Basic properties of Fermi blazars and the “blazar sequence”

Basic properties of Fermi blazars and the “blazar sequence”

Dingrong Xiong, Xiong Zhang, Jinming Bai and Haojing Zhang
National Astronomical Observatories/Yunnan Observatories, Chinese Academy of Sciences, Kunming 650011, China
The Graduate School of Chinese Academy of Sciences, Beijing 100049, China
Department of Physics, Yunnan Normal University, Kunming 650500, China
E-mail: ynzx@yeah.net
Abstract

By statistically analyzing a large sample which includes blazars of Fermi detection (FBs) and non-Fermi detection (NFBs), we find that there are significant differences between FBs and NFBs for redshift, black hole mass, jet kinetic power from “cavity” power, broad-line luminosity, and ratio of core luminosity to absolute V-band magnitude (), but not for ratio of radio core to extended flux () and Eddington ratio. Compared with NFBs, FBs have larger mean jet power, and while smaller mean redshift, black hole mass, broad-line luminosity. These results support that the beaming effect is main reason for differences between FBs and NFBs, and that FBs are likely to have a more powerful jet. For both Fermi and non-Fermi blazars, there are significant correlations between jet power and the accretion rate (traced by the broad-emission-lines luminosity), between jet power and black hole mass; for Fermi blazars, the black hole mass does not have significant influence on jet power while for non-Fermi blazars, both accretion rate and black hole mass have contributions to the jet power. Our results support the “blazar sequence” and show that synchrotron peak frequency () is associated with accretion rate but not with black hole mass.

keywords:
radiation mechanisms: nonthermal – galaxies: active – BL Lacertae objects: general – quasars: general – gamma-rays: theory – X-rays: general
pagerange: Basic properties of Fermi blazars and the “blazar sequence”LABEL:lastpagepubyear: 2002

1 Introduction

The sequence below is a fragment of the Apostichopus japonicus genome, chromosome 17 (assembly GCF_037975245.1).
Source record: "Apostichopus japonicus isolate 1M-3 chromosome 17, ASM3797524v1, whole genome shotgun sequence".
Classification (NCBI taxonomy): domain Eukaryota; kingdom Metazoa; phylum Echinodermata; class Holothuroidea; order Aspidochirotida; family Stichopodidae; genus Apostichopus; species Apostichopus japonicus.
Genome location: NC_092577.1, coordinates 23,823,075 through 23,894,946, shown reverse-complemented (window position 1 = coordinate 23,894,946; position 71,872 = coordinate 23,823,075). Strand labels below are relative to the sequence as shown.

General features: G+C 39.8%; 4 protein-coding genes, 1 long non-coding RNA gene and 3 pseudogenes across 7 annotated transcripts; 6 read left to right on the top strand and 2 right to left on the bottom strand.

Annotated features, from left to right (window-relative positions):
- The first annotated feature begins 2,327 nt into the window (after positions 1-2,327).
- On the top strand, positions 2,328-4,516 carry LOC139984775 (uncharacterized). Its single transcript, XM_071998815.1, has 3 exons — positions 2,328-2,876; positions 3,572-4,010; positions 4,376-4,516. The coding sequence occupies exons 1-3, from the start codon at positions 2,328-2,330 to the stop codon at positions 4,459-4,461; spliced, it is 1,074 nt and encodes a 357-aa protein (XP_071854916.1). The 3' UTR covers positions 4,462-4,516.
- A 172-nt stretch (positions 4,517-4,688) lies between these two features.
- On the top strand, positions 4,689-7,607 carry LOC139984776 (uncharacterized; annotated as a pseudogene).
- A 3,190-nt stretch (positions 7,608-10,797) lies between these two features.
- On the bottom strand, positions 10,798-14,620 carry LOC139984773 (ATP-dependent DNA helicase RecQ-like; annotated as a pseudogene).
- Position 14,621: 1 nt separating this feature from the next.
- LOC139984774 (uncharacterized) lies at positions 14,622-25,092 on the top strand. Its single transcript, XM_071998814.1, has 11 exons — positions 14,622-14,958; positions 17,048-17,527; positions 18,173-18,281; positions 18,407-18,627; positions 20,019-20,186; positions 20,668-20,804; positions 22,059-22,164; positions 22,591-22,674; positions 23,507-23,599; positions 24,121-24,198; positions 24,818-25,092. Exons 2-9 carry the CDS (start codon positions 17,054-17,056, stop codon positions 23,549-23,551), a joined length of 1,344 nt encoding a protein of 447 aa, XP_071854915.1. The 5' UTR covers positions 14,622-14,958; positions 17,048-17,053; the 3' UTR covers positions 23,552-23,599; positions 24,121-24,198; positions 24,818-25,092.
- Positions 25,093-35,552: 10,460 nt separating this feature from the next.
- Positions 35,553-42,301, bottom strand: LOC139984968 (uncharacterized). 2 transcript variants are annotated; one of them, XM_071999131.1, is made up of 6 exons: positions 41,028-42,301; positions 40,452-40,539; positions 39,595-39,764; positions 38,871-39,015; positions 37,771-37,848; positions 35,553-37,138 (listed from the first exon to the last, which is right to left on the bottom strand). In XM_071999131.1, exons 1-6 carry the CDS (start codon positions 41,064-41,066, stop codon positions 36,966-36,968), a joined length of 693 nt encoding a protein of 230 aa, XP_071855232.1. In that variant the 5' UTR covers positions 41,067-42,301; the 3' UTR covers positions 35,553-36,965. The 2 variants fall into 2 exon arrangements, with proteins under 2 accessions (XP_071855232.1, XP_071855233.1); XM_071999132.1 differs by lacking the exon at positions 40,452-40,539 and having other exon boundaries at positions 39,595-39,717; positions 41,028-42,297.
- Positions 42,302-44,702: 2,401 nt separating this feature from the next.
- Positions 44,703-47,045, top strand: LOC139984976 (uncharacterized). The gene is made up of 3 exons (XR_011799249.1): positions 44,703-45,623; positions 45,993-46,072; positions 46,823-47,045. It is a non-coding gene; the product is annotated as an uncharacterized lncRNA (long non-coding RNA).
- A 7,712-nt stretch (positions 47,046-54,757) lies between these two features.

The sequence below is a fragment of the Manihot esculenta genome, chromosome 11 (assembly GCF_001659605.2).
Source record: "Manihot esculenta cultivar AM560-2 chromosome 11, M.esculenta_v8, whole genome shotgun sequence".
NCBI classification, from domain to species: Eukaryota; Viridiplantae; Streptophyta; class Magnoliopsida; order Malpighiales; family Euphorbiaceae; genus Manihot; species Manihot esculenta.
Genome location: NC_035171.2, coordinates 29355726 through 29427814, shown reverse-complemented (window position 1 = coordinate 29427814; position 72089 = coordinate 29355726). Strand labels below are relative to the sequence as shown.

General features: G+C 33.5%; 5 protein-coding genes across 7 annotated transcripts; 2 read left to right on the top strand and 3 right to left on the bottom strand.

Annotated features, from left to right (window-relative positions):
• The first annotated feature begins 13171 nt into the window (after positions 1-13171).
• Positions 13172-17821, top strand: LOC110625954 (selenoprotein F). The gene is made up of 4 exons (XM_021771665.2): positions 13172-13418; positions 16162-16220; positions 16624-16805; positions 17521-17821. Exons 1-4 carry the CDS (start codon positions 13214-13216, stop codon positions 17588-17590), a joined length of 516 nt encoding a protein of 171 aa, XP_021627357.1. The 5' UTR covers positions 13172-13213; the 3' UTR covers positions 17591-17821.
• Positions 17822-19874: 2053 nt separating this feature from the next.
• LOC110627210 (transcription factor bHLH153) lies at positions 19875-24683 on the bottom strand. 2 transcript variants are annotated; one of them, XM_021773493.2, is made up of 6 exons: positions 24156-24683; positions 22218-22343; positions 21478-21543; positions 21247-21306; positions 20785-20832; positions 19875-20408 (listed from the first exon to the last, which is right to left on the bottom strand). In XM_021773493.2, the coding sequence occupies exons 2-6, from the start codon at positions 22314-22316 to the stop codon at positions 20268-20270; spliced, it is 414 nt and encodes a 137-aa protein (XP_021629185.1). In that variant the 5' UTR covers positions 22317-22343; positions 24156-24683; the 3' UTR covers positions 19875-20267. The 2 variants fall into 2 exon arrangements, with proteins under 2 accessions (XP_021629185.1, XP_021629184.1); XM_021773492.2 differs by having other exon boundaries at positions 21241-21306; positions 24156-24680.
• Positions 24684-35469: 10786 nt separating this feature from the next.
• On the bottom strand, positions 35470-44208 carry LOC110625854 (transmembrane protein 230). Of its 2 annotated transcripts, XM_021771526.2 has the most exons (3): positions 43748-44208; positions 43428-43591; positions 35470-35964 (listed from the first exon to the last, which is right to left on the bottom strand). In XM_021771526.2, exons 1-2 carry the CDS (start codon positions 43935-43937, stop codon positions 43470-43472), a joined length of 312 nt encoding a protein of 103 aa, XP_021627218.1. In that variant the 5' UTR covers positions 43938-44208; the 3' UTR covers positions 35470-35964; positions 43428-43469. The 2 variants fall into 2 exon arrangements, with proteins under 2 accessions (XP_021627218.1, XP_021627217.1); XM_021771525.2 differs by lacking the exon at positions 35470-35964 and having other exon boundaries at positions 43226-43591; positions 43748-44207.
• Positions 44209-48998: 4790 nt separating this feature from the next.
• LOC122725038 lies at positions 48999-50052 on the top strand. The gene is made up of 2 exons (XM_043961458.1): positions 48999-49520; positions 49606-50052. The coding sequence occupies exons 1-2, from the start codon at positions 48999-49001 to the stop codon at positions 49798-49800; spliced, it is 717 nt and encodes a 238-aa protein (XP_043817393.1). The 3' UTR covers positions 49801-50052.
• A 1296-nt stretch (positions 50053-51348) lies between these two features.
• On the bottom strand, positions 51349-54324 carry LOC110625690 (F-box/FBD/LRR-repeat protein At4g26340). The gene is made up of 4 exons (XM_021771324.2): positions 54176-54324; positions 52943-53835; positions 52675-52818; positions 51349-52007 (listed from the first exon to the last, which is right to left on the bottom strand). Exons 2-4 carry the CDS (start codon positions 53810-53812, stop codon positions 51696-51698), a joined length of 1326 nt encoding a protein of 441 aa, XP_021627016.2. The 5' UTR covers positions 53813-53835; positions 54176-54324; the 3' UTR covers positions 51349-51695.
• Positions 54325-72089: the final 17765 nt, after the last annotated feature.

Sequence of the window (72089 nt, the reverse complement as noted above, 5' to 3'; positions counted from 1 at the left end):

Blazars are the most extreme active galactic nuclei (AGN) pointing their jets in the direction of the observer, and characterised by extreme variability in their radio cores, high and variable polarization, superluminal jet speeds and compact radio emission (Angel & Stockman 1980; Urry & Padovani 1995). Relativistic beaming of radiation is generally invoked to explain the extreme properties (Madau, Ghisellini & Persic 1987). Since the launch of the Fermi satellite, we have entered in a new era of blazars research (Abdo et al. 2009a, 2010a, 2012). Up to now, the Large Area Telescope (LAT) has detected hundreds of blazars because it has about 20 fold better sensitivity than its predecessor EGRET in the 0.1100 GeV energy rang. According to the second catalogue of AGN (2LAC, Ackermann et al. 2011), blazars are the brightest and the most dominant population of AGN in the -ray sky. Many answers have been proposed to explain the question: “why are some sources -ray loud and others -ray quiet?” Generally, Doppler boosting, apparent speeds, very long baseline interferometry (VLBI) core flux densities, brightness temperatures and polarization are likely to be the important answers for this question (Jorstad et al. 2001; Taylor et al. 2007; Kovalev et al. 2009; Lister et al. 2009a, 2009b; Savolainen et al. 2010; Piner et al. 2012; Pushkarev et al. 2012; Linford et al. 2011, 2012; Wu et al. 2014). Ghisellini et al. (2009b) studied general physical properties of bright Fermi blazars. They modeled the spectral energy distribution (SED) using a one zone leptonic model and confirmed the relations of the physical parameters with source luminosity which are at the origin of the blazar sequence. In these blazars they argued that the jet must be proton dominated, and that the total jet power is of the same order of (or slightly larger than) the disk luminosity. In our earlier work (Xiong & Zhang 2014; hereafter XZ14), by compiling a large sample of clean blazars of 2LAC, we have analyzed intrinsic -ray luminosity, black hole mass, broad-line luminosity, jet kinetic power, and got that intrinsic -ray luminosity with broad-line luminosity, black hole mass and Eddington ratio have significant correlations; for almost all BL Lacs, while for most of FSRQs, ; the “jet-dominance” (parameterized as ) is mainly controlled by the bolometric luminosity. Recently, using the infrared colors of Wide-Field Infrared Survey Explorer (WISE), Massaro et al. (2012) have developed and successfully applied a new association method to recognize -ray blazar candidates. However, at present, due to Doppler boosting effect or limit of small sample, it still is unclear whether the differences between -ray loud and -ray quiet blazars are related with intrinsic properties.